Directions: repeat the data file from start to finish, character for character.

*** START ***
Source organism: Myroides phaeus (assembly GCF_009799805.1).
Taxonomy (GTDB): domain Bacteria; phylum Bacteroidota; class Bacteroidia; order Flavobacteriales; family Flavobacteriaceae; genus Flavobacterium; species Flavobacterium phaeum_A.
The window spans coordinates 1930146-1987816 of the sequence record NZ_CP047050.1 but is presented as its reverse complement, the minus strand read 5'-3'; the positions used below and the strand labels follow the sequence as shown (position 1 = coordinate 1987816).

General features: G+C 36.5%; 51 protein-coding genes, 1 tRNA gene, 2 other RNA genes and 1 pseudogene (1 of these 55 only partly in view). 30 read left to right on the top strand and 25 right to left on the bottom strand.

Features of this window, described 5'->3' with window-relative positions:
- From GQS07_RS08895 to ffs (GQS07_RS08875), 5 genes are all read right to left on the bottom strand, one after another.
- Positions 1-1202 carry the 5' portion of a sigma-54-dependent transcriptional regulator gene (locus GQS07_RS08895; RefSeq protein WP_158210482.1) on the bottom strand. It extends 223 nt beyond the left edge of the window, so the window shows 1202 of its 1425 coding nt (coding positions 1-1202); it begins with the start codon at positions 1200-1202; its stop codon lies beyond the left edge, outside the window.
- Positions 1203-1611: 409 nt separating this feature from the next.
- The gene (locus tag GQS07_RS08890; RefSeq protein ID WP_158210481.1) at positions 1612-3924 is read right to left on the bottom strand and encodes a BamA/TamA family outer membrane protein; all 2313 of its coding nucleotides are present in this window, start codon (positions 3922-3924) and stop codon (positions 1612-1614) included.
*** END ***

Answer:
Source organism: Myroides phaeus (assembly GCF_009799805.1).
Taxonomy (GTDB): domain Bacteria; phylum Bacteroidota; class Bacteroidia; order Flavobacteriales; family Flavobacteriaceae; genus Flavobacterium; species Flavobacterium phaeum_A.
The window spans coordinates 1930146-1987816 of the sequence record NZ_CP047050.1 but is presented as its reverse complement, the minus strand read 5'-3'; the positions used below and the strand labels follow the sequence as shown (position 1 = coordinate 1987816).

General features: G+C 36.5%; 51 protein-coding genes, 1 tRNA gene, 2 other RNA genes and 1 pseudogene (1 of these 55 only partly in view). 30 read left to right on the top strand and 25 right to left on the bottom strand.

Features of this window, described 5'->3' with window-relative positions:
- From GQS07_RS08895 to ffs (GQS07_RS08875), 5 genes are all read right to left on the bottom strand, one after another.
- Positions 1-1202 carry the 5' portion of a sigma-54-dependent transcriptional regulator gene (locus GQS07_RS08895; RefSeq protein WP_158210482.1) on the bottom strand. It extends 223 nt beyond the left edge of the window, so the window shows 1202 of its 1425 coding nt (coding positions 1-1202); it begins with the start codon at positions 1200-1202; its stop codon lies beyond the left edge, outside the window.
- Positions 1203-1611: 409 nt separating this feature from the next.
- The gene (locus tag GQS07_RS08890; RefSeq protein ID WP_158210481.1) at positions 1612-3924 is read right to left on the bottom strand and encodes a BamA/TamA family outer membrane protein; all 2313 of its coding nucleotides are present in this window, start codon (positions 3922-3924) and stop codon (positions 1612-1614) included.